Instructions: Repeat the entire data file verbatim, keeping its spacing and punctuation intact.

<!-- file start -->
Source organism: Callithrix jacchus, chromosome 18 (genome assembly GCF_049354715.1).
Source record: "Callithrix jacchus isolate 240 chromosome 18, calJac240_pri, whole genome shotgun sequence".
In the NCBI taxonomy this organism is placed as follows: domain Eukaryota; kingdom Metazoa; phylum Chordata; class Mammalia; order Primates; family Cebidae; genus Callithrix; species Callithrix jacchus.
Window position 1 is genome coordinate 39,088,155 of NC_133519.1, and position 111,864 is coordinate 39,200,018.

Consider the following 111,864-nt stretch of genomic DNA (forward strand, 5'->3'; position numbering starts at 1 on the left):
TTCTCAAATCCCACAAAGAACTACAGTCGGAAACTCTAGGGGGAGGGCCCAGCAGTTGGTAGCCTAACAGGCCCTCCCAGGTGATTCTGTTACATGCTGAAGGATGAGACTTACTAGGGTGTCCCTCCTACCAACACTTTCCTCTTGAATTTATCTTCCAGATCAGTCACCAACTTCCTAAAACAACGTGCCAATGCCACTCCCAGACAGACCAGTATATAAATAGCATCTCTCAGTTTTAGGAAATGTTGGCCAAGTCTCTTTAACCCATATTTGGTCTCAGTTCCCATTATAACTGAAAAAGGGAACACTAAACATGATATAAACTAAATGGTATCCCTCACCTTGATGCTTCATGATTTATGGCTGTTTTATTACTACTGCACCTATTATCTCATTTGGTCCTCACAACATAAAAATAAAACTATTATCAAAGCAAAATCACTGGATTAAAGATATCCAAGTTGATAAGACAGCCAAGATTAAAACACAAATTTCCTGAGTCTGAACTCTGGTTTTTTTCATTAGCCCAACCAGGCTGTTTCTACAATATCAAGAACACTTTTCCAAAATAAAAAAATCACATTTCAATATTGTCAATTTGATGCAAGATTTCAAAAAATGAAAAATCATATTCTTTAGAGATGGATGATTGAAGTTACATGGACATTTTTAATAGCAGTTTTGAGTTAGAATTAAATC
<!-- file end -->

Source organism: Callithrix jacchus, chromosome 18 (genome assembly GCF_049354715.1).
Source record: "Callithrix jacchus isolate 240 chromosome 18, calJac240_pri, whole genome shotgun sequence".
In the NCBI taxonomy this organism is placed as follows: domain Eukaryota; kingdom Metazoa; phylum Chordata; class Mammalia; order Primates; family Cebidae; genus Callithrix; species Callithrix jacchus.
Window position 1 is genome coordinate 39,088,155 of NC_133519.1, and position 111,864 is coordinate 39,200,018.

Consider the following 111,864-nt stretch of genomic DNA (forward strand, 5'->3'; position numbering starts at 1 on the left):
TTCTCAAATCCCACAAAGAACTACAGTCGGAAACTCTAGGGGGAGGGCCCAGCAGTTGGTAGCCTAACAGGCCCTCCCAGGTGATTCTGTTACATGCTGAAGGATGAGACTTACTAGGGTGTCCCTCCTACCAACACTTTCCTCTTGAATTTATCTTCCAGATCAGTCACCAACTTCCTAAAACAACGTGCCAATGCCACTCCCAGACAGACCAGTATATAAATAGCATCTCTCAGTTTTAGGAAATGTTGGCCAAGTCTCTTTAACCCATATTTGGTCTCAGTTCCCATTATAACTGAAAAAGGGAACACTAAACATGATATAAACTAAATGGTATCCCTCACCTTGATGCTTCATGATTTATGGCTGTTTTATTACTACTGCACCTATTATCTCATTTGGTCCTCACAACATAAAAATAAAACTATTATCAAAGCAAAATCACTGGATTAAAGATATCCAAGTTGATAAGACAGCCAAGATTAAAACACAAATTTCCTGAGTCTGAACTCTGGTTTTTTTCATTAGCCCAACCAGGCTGTTTCTACAATATCAAGAACACTTTTCCAAAATAAAAAAATCACATTTCAATATTGTCAATTTGATGCAAGATTTCAAAAAATGAAAAATCATATTCTTTAGAGATGGATGATTGAAGTTACATGGACATTTTTAATAGCAGTTTTGAGTTAGAATTAAATC